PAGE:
It is yet another object of the present invention to provide a rack assembly of the type under consideration which is modular in construction and permits easy assembly as well as changes in the total size of the assembly by increasing or decreasing the number of rack elements forming the assembly.
It is a further object of the present invention to provide a rack assembly which is stepped upwardly and rearwardly or terraced when the adjacent rack elements are connected to one another.
It is still a further object of the present invention to provide a rack assembly as suggested in the above objects which is formed from molded rack elements and which includes two integrally formed and separate locking means, one of which is provided on the rear walls and the bottom walls of the rack element housings while the other locking means is formed in the planes of the side walls.
It is yet a further object of the present invention to provide a rack assembly formed of a plurality of stackable rack elements each having side walls and including locking means for locking adjacent racks which locking means is formed totally within the planes of the side walls and which include a key and keyway associated with each locking means to align the rack elements and to ensure good locking engagement between the same.
In order to achieve the above objects, as well as others which will become apparent hereafter, a rack assembly in accordance with the present invention comprises a plurality of rack elements connectable to each other to form a terraced rack display. Each rack element is generally in the nature of a rectangular housing having bottom, rear and side walls. Each element has first locking means including a first locking portion substantially in the plane of said rear wall and a second locking portion downwardly projecting from the frontal region of the said bottom wall. A first locking portion of a frontwardly disposed rack element is engageable with a second locking portion of an adjacent rearwardly disposed rack element. Said rack elements further have second locking means substantially in the planes of said side walls for aligning adjacent rack elements with one another and for securely fixing the positions of the connected rack elements relative to one another. Said first and second locking means are adapted to arrange successively rearwardly disposed rack elements respectively successively upwardly to provide an upwardly and rearwardly stepped or terraced modular rack assembly. The first and second locking means permit adjacent rack elements to be securely connected to one another.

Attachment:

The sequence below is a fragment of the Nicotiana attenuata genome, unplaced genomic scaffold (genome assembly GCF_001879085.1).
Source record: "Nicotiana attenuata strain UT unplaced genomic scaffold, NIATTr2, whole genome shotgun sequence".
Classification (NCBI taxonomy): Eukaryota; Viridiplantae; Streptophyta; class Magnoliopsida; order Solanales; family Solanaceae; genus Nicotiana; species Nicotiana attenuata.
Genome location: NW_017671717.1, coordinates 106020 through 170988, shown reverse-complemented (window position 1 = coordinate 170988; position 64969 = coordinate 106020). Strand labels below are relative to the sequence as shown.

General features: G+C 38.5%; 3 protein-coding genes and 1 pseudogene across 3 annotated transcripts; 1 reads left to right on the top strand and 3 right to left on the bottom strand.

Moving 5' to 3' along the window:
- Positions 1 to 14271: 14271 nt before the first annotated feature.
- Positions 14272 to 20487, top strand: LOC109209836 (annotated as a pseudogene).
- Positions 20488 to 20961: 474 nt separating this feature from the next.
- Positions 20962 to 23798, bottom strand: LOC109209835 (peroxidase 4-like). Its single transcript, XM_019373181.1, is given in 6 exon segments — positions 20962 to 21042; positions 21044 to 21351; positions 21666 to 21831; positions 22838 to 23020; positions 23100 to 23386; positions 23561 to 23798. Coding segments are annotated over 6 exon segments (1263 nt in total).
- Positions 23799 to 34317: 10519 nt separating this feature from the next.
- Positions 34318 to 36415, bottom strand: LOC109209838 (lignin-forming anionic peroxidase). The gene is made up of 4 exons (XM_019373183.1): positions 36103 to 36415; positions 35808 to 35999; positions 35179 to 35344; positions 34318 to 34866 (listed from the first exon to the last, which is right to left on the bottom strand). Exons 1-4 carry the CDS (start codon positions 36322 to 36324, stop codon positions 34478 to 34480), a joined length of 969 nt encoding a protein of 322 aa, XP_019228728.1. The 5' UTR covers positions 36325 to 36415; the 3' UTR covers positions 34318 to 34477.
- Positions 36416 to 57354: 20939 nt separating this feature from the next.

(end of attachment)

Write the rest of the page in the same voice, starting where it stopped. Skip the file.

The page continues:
Further advantages of the invention will become apparent from the reading of the following specification describing a presently preferred embodiment of the invention. The specification is to be taken with the accompanying drawings in which:
Fig. 1 is a front elevational view of an assembled rack assembly including three rack elements in accordance with the present invention;
FIG. 2 is a side elevational view of the rack assembly shown in FIG. 1;
FIG. 3 is an enlarged fragmented perspective view of one of the locking means from the side walls of the rack elements, shown prior to locking or assembly of the two adjacent rack elements and showing the details of the mating lock recess and the tab as well as the details of the guideway or keyway means for aligning the lock recess and tab within the plane of the sidewall;